Star Wars: What Happened To Commander Cody After Executing Order 66
When Emperor Palpatine initiated Order 66 in Star Wars: Episode III – Revenge of the Sith, Commander Cody was among the clone troopers that turned against their Jedi compatriots — but he survived long after betraying Obi-Wan Kenobi. First mentioned offhandedly in 1977’s A New Hope, the Clone Wars was a conflict between the Galactic Republic and the Confederacy of Independent Systems that served as the backdrop to many Star Wars projects, most notably the prequel trilogy and the Star Wars: The Clone Wars TV show. The Republic’s forces were composed primarily of a large clone army grown by Kaminoan scientists from the genetic blueprint of bounty hunter Jango Fett. Although born identical for all practical purposes, some of these clones, Cody among them, were given additional training meant to qualify them for positions of greater power and responsibility. Properly named CC-2224, Commander Cody first appeared onscreen in Revenge of the Sith, after which The Clone Wars would go on to cover some of his history in the war.
Throughout the Clone Wars, Cody often served with Jedi General Obi-Wan Kenobi, building the respect that can be seen between the two in Revenge of the Sith. Together, they would lead the 212th Attack Battalion in several large-scale battles against the droid armies. Engaged in a mission to capture General Grievous on Utapau when Palpatine announced Order 66, Cody nevertheless immediately began moving his forces against Obi-Wan Kenobi. Commander Cody was not one of the clone troopers who avoided their Order 66 programming. Despite being good friends with the Jedi, Cody wasn’t able to resist his clone inhibitor chip. His pursuit only ended when he was mistakenly believed Kenobi had fallen to his death in one of the planet’s massive sinkholes. As Palpatine transitioned the Galactic Republic into the Galactic Empire Cody remained loyal, becoming one of the first Stormtroopers. In this capacity, he participated in many campaigns for the Imperial war machine, including the so-called pacification of Kashyyyk, wherein the planet of the Wookies was completely subjugated. Here’s the full story of everything that happened to Commander Cody after The Clone Wars.
Cody’s Fate Is One Of Star Wars Most Unfair Endings
In serving the Empire after the Jedi were eliminated, Commander Cody was one of the last waves of clones to see action. Almost as soon as the Empire declared victory against the Trade Federation, the Imperial Army discontinued the Kaminoan program and from then on recruited conscripts for Stormtroopers. While some groups of clones, including Cody’s 212th Legion, would be kept together, many of the final clone generations were dispersed among Imperial territory to make room for the new human recruits filling the ranks. The transition from clone troopers to Stormtroopers was swift, and by Solo: A Star Wars Story, a mere 6 years after Episode III, they’d been all but phased out. Even as their practical impact declined, however, the clones’ influence could still be felt in both the iconography of the stormtroopers and the mythologized legacy of the Grand Army of the Republic that greatly encouraged Imperial enlistment.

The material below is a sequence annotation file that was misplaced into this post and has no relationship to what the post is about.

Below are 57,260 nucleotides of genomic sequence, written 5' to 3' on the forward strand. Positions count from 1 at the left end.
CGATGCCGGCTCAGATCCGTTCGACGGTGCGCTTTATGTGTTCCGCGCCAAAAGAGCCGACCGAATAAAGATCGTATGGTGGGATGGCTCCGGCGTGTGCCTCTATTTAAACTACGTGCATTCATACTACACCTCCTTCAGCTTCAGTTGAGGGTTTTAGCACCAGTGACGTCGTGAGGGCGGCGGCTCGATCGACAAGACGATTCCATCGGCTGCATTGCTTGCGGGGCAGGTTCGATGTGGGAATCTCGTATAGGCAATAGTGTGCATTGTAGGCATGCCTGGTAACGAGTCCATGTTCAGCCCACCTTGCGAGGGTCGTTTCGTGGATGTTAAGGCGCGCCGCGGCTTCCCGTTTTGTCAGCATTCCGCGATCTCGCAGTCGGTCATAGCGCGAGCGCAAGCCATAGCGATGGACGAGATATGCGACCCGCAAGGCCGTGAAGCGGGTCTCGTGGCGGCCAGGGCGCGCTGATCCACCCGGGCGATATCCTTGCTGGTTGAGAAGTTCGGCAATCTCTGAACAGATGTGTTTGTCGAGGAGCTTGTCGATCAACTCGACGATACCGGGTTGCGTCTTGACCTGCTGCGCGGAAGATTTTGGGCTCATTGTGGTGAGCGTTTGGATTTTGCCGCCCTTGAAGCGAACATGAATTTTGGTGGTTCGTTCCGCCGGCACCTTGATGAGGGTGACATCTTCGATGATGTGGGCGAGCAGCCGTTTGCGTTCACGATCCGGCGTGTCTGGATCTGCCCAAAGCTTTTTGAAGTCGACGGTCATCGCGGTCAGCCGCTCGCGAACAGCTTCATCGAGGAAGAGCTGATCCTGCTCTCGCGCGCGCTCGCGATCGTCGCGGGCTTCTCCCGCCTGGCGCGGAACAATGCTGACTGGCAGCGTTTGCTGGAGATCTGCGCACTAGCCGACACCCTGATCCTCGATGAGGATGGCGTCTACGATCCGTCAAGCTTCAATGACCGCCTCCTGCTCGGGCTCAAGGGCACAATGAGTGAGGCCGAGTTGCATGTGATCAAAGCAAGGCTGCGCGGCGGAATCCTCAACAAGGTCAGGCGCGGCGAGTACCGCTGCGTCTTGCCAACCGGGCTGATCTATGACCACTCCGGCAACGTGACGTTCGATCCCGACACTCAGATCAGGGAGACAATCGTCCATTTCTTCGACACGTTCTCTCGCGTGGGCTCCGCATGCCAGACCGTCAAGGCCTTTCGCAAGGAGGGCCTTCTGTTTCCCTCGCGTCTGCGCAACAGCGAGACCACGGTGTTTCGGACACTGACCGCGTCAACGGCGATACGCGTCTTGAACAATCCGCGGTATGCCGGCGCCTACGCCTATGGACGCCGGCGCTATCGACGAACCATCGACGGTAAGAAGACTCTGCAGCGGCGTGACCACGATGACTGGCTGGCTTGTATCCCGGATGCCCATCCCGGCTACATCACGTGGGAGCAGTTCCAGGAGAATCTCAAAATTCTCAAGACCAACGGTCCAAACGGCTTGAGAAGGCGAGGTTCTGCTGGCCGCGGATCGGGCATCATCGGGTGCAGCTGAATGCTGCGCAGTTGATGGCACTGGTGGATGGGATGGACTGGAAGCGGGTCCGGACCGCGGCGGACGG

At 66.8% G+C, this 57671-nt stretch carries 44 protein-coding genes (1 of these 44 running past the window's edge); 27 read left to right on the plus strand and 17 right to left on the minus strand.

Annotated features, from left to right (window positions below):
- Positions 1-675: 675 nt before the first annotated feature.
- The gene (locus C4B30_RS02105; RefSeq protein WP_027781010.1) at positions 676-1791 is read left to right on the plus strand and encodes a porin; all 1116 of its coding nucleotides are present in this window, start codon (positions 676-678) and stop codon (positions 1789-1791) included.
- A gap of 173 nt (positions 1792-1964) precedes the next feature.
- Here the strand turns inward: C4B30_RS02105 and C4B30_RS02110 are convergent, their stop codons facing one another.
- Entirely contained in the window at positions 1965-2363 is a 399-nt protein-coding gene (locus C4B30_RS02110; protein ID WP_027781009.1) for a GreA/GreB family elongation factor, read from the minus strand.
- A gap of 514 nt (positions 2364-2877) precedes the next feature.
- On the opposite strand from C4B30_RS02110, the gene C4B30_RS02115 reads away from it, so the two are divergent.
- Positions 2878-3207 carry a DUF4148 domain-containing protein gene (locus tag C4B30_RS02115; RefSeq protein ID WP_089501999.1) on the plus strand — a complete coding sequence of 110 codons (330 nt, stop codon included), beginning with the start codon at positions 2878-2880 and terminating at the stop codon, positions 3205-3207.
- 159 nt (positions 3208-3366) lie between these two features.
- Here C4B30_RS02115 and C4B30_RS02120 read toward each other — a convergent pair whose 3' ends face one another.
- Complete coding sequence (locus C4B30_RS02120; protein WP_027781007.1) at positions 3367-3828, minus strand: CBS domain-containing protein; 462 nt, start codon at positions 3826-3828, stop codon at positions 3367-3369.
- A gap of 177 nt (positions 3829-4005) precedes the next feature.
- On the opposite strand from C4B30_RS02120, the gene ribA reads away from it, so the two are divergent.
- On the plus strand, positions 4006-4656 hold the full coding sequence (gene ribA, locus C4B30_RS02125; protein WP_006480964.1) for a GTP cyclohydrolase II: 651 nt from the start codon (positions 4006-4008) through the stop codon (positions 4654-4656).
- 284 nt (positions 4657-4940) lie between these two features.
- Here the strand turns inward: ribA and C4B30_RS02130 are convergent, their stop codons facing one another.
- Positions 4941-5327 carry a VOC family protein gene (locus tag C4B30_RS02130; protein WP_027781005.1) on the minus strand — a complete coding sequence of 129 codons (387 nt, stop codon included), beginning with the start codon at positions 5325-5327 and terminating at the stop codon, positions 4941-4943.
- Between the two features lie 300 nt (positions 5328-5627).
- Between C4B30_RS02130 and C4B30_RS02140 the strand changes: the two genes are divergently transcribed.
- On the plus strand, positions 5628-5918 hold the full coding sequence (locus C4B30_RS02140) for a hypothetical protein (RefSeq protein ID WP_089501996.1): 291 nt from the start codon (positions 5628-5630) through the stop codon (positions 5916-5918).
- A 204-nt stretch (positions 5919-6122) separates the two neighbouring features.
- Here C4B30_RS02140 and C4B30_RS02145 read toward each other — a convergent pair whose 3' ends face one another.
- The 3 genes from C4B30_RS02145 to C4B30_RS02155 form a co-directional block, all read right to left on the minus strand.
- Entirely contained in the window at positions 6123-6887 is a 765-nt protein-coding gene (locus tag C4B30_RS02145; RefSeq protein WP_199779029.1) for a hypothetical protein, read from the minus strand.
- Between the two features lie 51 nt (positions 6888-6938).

Being shallowly venerated as war heroes for propaganda wasn’t enough to protect most clones from a bleak fate though, as demonstrated by Temuera Morrison’s homeless clone veteran cameo in Obi-Wan Kenobi. Fortunately, Cody managed to avoid becoming a persona non grata in the eyes of the Empire, but his story is still one of the most unfair character arcs in Star Wars. Commander Cody was uncommonly skilled as a combatant and tactician, but ultimately he was still susceptible to the programming impressed upon him since birth. Many fans feel that Star Wars should have found a narrative way to work around Cody and Order 66, similar to Clone Force 99 in The Bad Batch. Cody was a fan favorite and hero of The Clone Wars series, and ending as just another lackey for the Empire felts like an unfitting finale for him. Cody’s legacy is complicated by the Empire that he was made to serve, especially in a campaign as oppressive as the pacification of Kashyyyk — unlike Clone Wars’ Rex, who assisted the Rebel Alliance long after the Clone Wars. However, Cody unarguably lived an impactful life to both extremes, so at the very least he should not be judged solely by the moment of coerced betrayal shown in Revenge of the Sith.
Commander Cody’s Story Continues In The Bad Batch Season 2
Commander Cody’s story isn’t fully written yet though, as his presence in the trailer for Star Wars: The Bad Batch season 2 confirms that he’ll be given a chance to redeem himself in upcoming Star Wars projects. Fans hoping for an immediate return to hero status will be disappointed, however, as it seems Cody continues to work for the Empire. This is a crucial point because it’s already been revealed that the effects of clone trooper programming aren’t for life and wear off after some time, which means that even those who enacted Order 66 now have free will. Cody in Bad Batch season 2 still being an Imperial agent, despite no longer being a slave to programming, is a compellingly tragic turn for the former Star Wars: The Clone Wars protagonist. Even if this is just a fake-out to eventually reveal that Cody isn’t really on the Empire’s side, it seems Bad Batch season 2 will continue to explore the socio-political implications of the larger events in the Star Wars universe. Cody’s reasons for remaining with the Empire could be an interesting lens to explore this through, and it’s clear that Disney plans to continue writing Commander Cody’s story long after his Star Wars Episode III: Revenge Of The Sith debut.